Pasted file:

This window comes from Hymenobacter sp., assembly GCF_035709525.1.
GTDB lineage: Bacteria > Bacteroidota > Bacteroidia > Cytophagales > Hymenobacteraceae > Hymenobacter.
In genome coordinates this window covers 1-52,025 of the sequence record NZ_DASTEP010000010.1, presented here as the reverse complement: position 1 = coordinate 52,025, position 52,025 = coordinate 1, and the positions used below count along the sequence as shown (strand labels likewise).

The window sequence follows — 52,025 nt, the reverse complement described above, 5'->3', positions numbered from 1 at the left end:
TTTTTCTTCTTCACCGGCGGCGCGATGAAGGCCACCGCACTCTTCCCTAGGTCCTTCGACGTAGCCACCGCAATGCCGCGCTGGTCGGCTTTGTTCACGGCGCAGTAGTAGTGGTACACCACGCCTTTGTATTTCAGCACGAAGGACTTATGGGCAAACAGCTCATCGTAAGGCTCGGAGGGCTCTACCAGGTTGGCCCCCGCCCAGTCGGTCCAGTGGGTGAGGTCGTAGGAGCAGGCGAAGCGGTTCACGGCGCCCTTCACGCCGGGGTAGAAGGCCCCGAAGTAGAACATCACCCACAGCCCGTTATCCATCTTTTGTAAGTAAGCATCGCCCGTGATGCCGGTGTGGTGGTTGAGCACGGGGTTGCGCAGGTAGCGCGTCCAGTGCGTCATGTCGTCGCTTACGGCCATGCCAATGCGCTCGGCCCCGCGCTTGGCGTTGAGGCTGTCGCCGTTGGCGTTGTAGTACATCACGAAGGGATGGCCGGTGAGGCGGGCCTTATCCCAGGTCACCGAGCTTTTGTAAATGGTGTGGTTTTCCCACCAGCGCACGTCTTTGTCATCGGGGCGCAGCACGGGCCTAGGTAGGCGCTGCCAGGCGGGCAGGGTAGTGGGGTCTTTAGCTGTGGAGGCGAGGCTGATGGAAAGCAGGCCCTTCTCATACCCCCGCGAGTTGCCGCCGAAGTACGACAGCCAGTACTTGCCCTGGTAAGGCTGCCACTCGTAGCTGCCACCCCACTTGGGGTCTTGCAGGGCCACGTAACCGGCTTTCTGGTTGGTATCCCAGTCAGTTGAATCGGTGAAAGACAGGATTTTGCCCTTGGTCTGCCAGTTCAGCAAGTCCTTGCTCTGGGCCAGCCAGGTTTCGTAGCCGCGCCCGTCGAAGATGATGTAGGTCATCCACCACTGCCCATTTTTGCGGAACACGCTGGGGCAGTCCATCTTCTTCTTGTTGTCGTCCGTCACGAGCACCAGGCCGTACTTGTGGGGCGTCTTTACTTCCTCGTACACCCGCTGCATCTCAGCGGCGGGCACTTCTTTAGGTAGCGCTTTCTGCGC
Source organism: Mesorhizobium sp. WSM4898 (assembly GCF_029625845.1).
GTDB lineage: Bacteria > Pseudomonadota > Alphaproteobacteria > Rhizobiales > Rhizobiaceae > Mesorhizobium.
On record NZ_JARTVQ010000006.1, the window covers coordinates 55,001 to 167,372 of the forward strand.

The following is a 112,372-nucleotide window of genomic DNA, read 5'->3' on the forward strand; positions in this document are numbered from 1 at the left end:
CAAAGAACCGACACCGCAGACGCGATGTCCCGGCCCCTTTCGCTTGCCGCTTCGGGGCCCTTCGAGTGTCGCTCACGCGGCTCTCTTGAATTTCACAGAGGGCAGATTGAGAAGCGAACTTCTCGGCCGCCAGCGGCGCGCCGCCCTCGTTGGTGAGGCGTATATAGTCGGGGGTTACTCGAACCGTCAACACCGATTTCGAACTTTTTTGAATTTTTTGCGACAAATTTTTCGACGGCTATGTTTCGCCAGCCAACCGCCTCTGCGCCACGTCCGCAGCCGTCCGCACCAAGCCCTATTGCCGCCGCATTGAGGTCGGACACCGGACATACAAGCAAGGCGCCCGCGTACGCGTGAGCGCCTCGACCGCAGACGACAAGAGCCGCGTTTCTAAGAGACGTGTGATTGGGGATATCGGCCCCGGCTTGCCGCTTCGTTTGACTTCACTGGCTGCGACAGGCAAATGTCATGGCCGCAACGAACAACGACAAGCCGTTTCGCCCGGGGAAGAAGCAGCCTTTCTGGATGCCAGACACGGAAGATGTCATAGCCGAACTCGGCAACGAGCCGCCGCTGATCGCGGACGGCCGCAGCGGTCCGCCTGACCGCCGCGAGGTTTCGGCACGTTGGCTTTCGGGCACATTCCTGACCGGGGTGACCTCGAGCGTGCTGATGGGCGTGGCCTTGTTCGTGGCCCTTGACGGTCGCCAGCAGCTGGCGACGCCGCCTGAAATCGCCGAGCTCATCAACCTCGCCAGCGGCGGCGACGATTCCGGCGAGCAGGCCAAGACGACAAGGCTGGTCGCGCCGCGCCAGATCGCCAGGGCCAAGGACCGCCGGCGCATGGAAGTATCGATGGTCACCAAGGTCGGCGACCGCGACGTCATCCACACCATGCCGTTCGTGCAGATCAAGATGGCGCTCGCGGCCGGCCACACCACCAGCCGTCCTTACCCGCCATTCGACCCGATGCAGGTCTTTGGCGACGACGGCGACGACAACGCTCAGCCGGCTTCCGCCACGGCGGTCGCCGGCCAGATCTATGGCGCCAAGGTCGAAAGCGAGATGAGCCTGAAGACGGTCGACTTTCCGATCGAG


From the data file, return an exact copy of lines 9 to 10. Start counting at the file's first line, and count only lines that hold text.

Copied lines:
The following is a 112,372-nucleotide window of genomic DNA, read 5'->3' on the forward strand; positions in this document are numbered from 1 at the left end:
CAAAGAACCGACACCGCAGACGCGATGTCCCGGCCCCTTTCGCTTGCCGCTTCGGGGCCCTTCGAGTGTCGCTCACGCGGCTCTCTTGAATTTCACAGAGGGCAGATTGAGAAGCGAACTTCTCGGCCGCCAGCGGCGCGCCGCCCTCGTTGGTGAGGCGTATATAGTCGGGGGTTACTCGAACCGTCAACACCGATTTCGAACTTTTTTGAATTTTTTGCGACAAATTTTTCGACGGCTATGTTTCGCCAGCCAACCGCCTCTGCGCCACGTCCGCAGCCGTCCGCACCAAGCCCTATTGCCGCCGCATTGAGGTCGGACACCGGACATACAAGCAAGGCGCCCGCGTACGCGTGAGCGCCTCGACCGCAGACGACAAGAGCCGCGTTTCTAAGAGACGTGTGATTGGGGATATCGGCCCCGGCTTGCCGCTTCGTTTGACTTCACTGGCTGCGACAGGCAAATGTCATGGCCGCAACGAACAACGACAAGCCGTTTCGCCCGGGGAAGAAGCAGCCTTTCTGGATGCCAGACACGGAAGATGTCATAGCCGAACTCGGCAACGAGCCGCCGCTGATCGCGGACGGCCGCAGCGGTCCGCCTGACCGCCGCGAGGTTTCGGCACGTTGGCTTTCGGGCACATTCCTGACCGGGGTGACCTCGAGCGTGCTGATGGGCGTGGCCTTGTTCGTGGCCCTTGACGGTCGCCAGCAGCTGGCGACGCCGCCTGAAATCGCCGAGCTCATCAACCTCGCCAGCGGCGGCGACGATTCCGGCGAGCAGGCCAAGACGACAAGGCTGGTCGCGCCGCGCCAGATCGCCAGGGCCAAGGACCGCCGGCGCATGGAAGTATCGATGGTCACCAAGGTCGGCGACCGCGACGTCATCCACACCATGCCGTTCGTGCAGATCAAGATGGCGCTCGCGGCCGGCCACACCACCAGCCGTCCTTACCCGCCATTCGACCCGATGCAGGTCTTTGGCGACGACGGCGACGACAACGCTCAGCCGGCTTCCGCCACGGCGGTCGCCGGCCAGATCTATGGCGCCAAGGTCGAAAGCGAGATGAGCCTGAAGACGGTCGACTTTCCGATCGAG